BROOD, THE(director/writer: David Cronenberg; cinematographer: Mark Irwin; editor: Alan Collins; cast: Oliver Reed (Dr. Hal Raglan), Samantha Eggar (Nola Carveth), Art Hindle (Frank Carveth), Cindy Hinds (Candice Carveth), Henry Beckman (Barton Kelly), Nuala Fitzgerald (Juliana Kelly) Susan Hogan (Ruth Mayer), Nicholas Campbell (Chris), Gary McKeehan (Michael); Runtime: 92; New World Pictures; 1979-Canada)
“A stunningly original film, but one that is hardly plausible.”
Reviewed by Dennis Schwartz
A horror film about what unusual problems the human body presents to the modern world, as one’s repressed sexual desires are said to give rise to demonic psychic forces that can attack the mind and the body. A stunningly original film, but one that is hardly plausible.
Cronenberg’s film has outside forces in the forms of mutant dwarfs, who are controlled by psychic forces and react in a deadly manner to the rage of the one controlling it. They are the results of the evil experiments allowed by a mad therapist, Dr. Hal Raglan (Oliver Reed), the founder of the ‘Institute of Psychoplasmics.’ These psychic manifestations obey the sinister desires of a woman undergoing therapy for her psychosis, Nola Carveth (Samantha Eggar). The terror, unfortunately, seemed more theatrical than real inner angst.
A recurring theme in filmmaker Cronenberg’s repertoire is of an unhappy body in a palace revolt, which suggests in no uncertain terms that dreams can kill … and that anger if unchecked is something that takes its toll on the individual and on others.
Frank Carveth (Art Hindle) is head of a construction company and his wife Nola is being treated in isolation at the institute’s retreat for her mental illness, by the sinister Dr. Raglan. Frank attends a demonstration of how Raglan uses his therapy session to get one of his really sick patients to express his anger to the therapist and thereby the therapist could begin to deal with the patient’s problems—which brings about lesions on his skin (it can also bring about cancer and new organ growths). This transference method is called “Psychoplasmics.” When Frank notices that his 5-year-old daughter Candice (Cindy Hinds) has sores on her back after a visit to her abusive mother he confronts Raglan, saying he doesn’t want his daughter seeing her mother anymore.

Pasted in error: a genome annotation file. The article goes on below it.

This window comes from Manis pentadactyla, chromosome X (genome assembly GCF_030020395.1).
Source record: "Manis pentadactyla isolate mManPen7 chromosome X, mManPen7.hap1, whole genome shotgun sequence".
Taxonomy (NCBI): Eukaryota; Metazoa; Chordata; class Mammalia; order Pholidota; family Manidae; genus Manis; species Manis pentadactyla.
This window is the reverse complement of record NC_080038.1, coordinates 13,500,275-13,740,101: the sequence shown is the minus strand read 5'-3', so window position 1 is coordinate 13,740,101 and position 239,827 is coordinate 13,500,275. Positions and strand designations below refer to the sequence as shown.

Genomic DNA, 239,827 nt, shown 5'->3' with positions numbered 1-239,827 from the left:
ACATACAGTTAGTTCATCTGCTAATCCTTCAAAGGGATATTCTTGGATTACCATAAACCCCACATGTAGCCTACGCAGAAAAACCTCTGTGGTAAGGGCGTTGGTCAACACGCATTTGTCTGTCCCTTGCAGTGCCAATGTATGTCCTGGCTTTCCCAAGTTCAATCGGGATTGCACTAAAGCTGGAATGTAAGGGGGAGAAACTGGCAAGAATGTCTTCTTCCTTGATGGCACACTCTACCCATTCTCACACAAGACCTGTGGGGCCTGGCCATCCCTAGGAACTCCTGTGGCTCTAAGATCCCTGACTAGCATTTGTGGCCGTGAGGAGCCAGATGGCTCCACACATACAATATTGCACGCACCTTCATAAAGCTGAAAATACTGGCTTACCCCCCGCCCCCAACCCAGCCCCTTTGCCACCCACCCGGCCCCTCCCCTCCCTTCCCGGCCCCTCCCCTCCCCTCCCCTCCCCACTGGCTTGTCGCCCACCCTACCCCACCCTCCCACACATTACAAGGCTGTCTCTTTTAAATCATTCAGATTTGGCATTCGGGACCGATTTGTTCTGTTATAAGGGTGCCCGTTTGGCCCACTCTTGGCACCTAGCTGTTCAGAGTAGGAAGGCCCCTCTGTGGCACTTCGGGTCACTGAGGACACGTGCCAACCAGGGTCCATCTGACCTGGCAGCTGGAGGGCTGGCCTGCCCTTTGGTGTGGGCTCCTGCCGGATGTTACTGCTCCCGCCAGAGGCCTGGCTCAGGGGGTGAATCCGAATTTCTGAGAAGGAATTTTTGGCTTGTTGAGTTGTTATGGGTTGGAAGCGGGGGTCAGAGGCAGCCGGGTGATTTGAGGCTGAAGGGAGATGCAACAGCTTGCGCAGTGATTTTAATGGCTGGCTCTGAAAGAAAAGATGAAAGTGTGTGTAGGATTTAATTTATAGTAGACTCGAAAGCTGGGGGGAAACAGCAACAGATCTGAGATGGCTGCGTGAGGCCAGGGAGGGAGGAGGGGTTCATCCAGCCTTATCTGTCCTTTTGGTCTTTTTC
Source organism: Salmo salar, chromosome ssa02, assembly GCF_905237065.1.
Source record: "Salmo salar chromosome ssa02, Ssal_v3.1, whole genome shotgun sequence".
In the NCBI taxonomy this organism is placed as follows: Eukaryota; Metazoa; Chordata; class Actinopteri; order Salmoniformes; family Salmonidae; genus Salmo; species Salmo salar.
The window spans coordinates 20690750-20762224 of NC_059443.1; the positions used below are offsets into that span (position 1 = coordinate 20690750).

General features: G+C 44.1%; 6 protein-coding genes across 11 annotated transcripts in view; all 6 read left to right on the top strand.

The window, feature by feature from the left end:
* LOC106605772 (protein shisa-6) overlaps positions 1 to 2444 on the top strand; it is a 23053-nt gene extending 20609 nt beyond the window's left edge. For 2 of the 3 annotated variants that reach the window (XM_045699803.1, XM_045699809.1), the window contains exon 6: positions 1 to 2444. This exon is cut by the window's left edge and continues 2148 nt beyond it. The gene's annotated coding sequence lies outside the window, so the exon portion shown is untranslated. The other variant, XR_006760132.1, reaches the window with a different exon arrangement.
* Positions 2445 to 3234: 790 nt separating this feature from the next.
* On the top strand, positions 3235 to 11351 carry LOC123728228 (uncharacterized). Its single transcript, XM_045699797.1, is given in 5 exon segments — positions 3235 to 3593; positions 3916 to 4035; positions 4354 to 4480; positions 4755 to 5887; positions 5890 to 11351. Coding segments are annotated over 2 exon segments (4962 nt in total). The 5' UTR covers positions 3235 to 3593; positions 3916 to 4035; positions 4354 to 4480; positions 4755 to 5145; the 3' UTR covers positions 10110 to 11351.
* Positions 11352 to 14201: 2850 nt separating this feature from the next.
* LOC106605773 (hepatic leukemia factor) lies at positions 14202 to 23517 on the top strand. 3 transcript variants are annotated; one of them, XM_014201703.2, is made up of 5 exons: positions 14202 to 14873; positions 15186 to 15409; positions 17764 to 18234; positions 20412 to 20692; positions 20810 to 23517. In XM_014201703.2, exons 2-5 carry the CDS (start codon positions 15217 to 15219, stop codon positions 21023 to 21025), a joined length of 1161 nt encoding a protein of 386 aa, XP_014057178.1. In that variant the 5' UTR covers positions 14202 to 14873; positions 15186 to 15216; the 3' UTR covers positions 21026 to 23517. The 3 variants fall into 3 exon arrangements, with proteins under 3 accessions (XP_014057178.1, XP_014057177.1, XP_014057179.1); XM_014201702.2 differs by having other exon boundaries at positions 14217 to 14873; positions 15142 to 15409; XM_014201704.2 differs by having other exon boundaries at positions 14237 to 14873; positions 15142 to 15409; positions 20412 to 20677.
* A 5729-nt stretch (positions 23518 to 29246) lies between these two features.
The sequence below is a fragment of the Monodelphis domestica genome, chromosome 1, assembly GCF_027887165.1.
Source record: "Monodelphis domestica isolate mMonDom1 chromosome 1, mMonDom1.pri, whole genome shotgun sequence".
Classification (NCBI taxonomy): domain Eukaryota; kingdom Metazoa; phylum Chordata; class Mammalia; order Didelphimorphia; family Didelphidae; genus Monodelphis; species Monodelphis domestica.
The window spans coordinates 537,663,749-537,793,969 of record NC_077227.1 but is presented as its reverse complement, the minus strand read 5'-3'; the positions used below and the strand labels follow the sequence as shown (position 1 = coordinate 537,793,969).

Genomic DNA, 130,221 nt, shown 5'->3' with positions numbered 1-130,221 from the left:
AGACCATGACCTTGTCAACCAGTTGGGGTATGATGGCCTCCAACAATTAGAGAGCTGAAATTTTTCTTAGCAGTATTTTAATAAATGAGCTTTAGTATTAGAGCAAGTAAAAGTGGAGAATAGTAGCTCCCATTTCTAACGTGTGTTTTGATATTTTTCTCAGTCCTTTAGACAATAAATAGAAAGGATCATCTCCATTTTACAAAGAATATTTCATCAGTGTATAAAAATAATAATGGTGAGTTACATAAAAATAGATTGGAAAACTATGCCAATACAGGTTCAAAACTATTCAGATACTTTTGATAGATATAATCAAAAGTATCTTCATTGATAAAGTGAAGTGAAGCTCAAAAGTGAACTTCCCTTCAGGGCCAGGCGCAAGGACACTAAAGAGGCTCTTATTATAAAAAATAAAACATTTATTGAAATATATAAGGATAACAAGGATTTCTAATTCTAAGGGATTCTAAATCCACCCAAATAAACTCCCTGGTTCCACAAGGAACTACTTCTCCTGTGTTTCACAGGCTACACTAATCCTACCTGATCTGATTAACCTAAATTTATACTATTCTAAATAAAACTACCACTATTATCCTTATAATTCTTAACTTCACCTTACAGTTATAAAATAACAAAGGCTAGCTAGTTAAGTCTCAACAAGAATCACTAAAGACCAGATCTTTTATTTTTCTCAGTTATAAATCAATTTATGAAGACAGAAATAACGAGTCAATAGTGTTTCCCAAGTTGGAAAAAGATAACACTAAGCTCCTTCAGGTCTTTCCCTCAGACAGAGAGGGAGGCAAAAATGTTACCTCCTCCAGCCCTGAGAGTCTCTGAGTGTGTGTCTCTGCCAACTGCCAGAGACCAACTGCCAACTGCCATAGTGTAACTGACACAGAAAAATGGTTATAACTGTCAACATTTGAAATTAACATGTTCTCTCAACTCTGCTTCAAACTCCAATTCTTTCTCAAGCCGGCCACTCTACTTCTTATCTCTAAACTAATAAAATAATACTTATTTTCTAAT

The story proceeds on an erratic course of mixing gore and shock with cerebral challenges, never establishing which one it is more committed to. The story moves too far adrift to maintain a credible suspense. Instead it relies on the intense performance of Oliver Reed as the so-called genius experimenter who lost track of right and wrong, to pull you into the politics of what the film is saying about ethical medicine and the implications it has for the patients and society.
Frank is the “Everyman” good father, only concerned about his daughter’s well-being, sure that Raglan is insane, and he is willing to do anything possible to protect his daughter. He leaves his daughter with his mother-in-law (Nuala Fitzgerald) to baby-sit while he goes to work and the mother-in-law gets murdered by one of the ‘Brood,’ who was hiding in the cupboard. The murders continue when his mother-in-law’s estranged husband (Beckman) returns to the house to stay for her funeral and he is hammered by a midget with a mallet, who was hiding in the house. The mutant creature gets captured by Frank and dies, and the police believe their weird murders have been solved. But Candy’s attractive young schoolteacher is killed by two midgets with mallets bashing her head in, which takes place in front of her class. This comes after her visit to Frank’s house and she receives an insulting telephone call from Frank’s wife, accusing her of having an affair with her husband.
The remainder of the film is about Frank protecting his child from a further attack, and eventually confronting Nola with her hatred. It turns out that she is the source of these mutant sexless creatures, controlling them with her evil thoughts. I say…there’s nothing like hatred in a marriage to turn it into a nightmare!
It’s a film that could easily be viewed as being about a bad marriage and an even uglier separation, in other words a domestic drama with the trappings of a horror film. While throwing out a lot of nauseating sights and many indigestible themes, the film failed to hold together to make this a solid effort. But, if viewed for its parts rather than its sum, it had some very strong scenes of relating one’s body problems to the constraints of the mind. In any case, it’s more cerebral than the usual special-effect horror film and is worth seeing for its uniqueness.
REVIEWED ON 12/14/2000 GRADE: C+
Dennis Schwartz: “Ozus’ World Movie Reviews”
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